If you are on a long-term restricted diet because of food intolerances, you’ll need to pay careful attention to maintaining good nutrition.
Protein, fat and carbohydrates come from staple foods. Proteins provide the building blocks for your tissues. Fats and carbohydrates supply the fuel for your body to generate and store energy. Even on a low-chemical diet you should be able to meet your protein and energy needs. If you begin losing weight, you’re probably not getting enough kilojoules (calories) and need to increase your intake of staple foods. Ask your dietitian for help if necessary.
Vitamins and minerals are necessary in small amounts for your metabolism to function normally. Remember that energy comes from major nutrients, not vitamins, so if you feel tired and run-down more vitamins are not likely to be the answer.
Popular diets come and go based on whatever alternative theories are currently in fashion; for example, hypoglycaemia, food family rotation, Candida, leaky gut and liver detoxification. These diets generally eliminate all additives and a wide range of foods that are rich in natural chemicals, so it’s not surprising that people with food intolerance who follow these diets often feel better, at least temporarily.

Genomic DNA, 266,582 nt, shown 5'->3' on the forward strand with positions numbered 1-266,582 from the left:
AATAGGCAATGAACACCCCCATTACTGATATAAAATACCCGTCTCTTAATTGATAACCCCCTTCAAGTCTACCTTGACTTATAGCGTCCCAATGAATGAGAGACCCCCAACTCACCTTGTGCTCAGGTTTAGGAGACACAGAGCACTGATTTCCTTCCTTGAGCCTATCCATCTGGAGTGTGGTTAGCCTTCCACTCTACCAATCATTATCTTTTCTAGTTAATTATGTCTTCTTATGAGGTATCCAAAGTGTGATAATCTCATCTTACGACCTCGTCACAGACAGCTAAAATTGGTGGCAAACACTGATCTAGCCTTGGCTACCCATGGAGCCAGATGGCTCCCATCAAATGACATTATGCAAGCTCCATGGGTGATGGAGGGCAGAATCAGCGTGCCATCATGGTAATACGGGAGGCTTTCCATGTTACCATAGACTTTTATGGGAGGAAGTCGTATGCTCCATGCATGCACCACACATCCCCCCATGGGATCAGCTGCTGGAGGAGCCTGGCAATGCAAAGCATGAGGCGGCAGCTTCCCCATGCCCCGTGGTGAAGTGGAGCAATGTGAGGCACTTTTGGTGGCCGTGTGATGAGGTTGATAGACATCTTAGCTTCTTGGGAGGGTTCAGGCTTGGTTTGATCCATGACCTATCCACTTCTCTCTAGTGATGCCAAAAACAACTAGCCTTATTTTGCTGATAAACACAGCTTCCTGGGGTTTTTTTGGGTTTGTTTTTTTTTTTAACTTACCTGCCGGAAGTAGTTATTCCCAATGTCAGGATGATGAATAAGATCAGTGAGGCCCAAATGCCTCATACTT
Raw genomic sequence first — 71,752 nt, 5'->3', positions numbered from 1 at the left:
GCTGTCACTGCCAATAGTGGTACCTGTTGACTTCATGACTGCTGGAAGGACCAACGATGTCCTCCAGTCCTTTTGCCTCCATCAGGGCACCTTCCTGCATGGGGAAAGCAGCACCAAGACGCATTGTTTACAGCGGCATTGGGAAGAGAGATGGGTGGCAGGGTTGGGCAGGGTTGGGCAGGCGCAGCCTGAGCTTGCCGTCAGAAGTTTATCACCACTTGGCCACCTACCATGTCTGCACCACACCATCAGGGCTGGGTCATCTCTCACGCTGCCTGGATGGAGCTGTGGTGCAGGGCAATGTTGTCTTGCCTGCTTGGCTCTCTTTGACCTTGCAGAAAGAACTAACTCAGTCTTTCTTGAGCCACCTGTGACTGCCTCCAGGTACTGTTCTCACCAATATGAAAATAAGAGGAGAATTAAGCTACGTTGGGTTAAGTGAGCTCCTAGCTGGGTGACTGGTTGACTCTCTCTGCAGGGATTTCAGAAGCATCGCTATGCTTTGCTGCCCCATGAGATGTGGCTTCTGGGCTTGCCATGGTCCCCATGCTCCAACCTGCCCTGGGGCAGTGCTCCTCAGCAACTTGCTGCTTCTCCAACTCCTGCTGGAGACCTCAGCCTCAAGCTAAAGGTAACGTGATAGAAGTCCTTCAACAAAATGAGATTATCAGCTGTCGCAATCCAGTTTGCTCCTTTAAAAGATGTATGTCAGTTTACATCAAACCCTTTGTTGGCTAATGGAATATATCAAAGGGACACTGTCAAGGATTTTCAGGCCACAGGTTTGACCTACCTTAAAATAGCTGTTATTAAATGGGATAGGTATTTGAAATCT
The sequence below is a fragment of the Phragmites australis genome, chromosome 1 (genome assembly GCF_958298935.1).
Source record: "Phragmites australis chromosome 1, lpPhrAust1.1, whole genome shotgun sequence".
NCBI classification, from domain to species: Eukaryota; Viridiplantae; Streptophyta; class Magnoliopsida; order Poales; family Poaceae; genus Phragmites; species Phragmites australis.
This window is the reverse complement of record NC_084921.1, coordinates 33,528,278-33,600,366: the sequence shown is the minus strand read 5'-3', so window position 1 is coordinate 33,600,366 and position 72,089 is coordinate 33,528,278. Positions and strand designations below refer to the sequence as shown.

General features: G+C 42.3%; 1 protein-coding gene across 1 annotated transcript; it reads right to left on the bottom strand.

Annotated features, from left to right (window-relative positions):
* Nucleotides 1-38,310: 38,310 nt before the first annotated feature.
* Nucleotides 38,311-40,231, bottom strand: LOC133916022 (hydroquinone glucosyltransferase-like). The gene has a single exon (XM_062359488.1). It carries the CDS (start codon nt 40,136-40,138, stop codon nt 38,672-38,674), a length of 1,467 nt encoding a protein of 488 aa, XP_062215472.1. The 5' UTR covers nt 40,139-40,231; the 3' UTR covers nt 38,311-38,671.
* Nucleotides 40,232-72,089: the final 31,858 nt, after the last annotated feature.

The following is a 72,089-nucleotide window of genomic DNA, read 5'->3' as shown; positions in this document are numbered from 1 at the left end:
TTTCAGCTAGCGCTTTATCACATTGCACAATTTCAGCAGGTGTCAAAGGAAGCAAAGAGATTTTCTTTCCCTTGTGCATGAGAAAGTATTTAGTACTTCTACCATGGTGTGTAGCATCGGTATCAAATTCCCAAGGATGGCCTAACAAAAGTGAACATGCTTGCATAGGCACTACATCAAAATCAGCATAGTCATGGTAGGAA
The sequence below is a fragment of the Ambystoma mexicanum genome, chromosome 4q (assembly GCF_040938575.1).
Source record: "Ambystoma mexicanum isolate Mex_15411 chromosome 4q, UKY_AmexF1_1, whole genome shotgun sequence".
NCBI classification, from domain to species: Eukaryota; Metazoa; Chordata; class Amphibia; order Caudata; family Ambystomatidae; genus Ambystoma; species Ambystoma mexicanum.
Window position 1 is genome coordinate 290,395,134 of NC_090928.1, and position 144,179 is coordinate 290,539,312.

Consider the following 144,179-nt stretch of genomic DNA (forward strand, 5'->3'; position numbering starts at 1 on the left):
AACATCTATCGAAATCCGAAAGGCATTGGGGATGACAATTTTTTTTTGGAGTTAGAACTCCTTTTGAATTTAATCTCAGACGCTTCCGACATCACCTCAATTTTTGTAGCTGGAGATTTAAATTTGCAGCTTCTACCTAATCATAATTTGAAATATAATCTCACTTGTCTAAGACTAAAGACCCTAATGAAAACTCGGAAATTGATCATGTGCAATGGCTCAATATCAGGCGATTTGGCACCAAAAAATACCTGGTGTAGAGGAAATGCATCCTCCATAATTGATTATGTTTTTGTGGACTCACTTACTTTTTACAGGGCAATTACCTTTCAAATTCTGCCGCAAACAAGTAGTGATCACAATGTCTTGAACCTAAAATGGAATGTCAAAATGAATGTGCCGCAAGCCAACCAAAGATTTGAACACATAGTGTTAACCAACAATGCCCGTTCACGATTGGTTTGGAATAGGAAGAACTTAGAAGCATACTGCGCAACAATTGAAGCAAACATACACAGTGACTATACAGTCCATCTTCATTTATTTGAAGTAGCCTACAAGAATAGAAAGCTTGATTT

This is also true of so-called ‘yeast-free’, ‘wheat-free’ and ‘sugar-free’ diets. If your health improves on one of these diets, it’s easy to jump to the mistaken conclusion that yeast, wheat or sugar must have been the culprit. If you find that sweet foods, such as cakes, honey, jam and chocolate, upset you, it’s likely to be due to the natural chemicals and/or additives in them rather than the sugar. In fact, white (refined) sugar is perfectly safe for sensitive individuals, because any natural chemicals that might cause reactions have been removed in the refining process.
There is a common belief that dairy products are bad for people with ‘allergies’. In fact, this is not usually so. If you feel better avoiding dairy it may be because you’ve cut out the natural amines in tasty cheeses and chocolates, or the flavourings in yoghurt, ice-cream and milk shakes. Milk or wheat can sometimes irritate the stomach and bowels in people with food intolerance, but this will often settle down after the relevant food chemicals have been identified and eliminated for a few weeks.
Lactose intolerance is a common genetic difficulty in digesting lactose, and can cause bowel symptoms. However, it’s not usually necessary to exclude all dairy products, as most people with lactose intolerance can tolerate small quantities of milk and yoghurt. If you react to cheese (which contains no lactose) you’re likely to have intolerance to food chemicals other than lactose.
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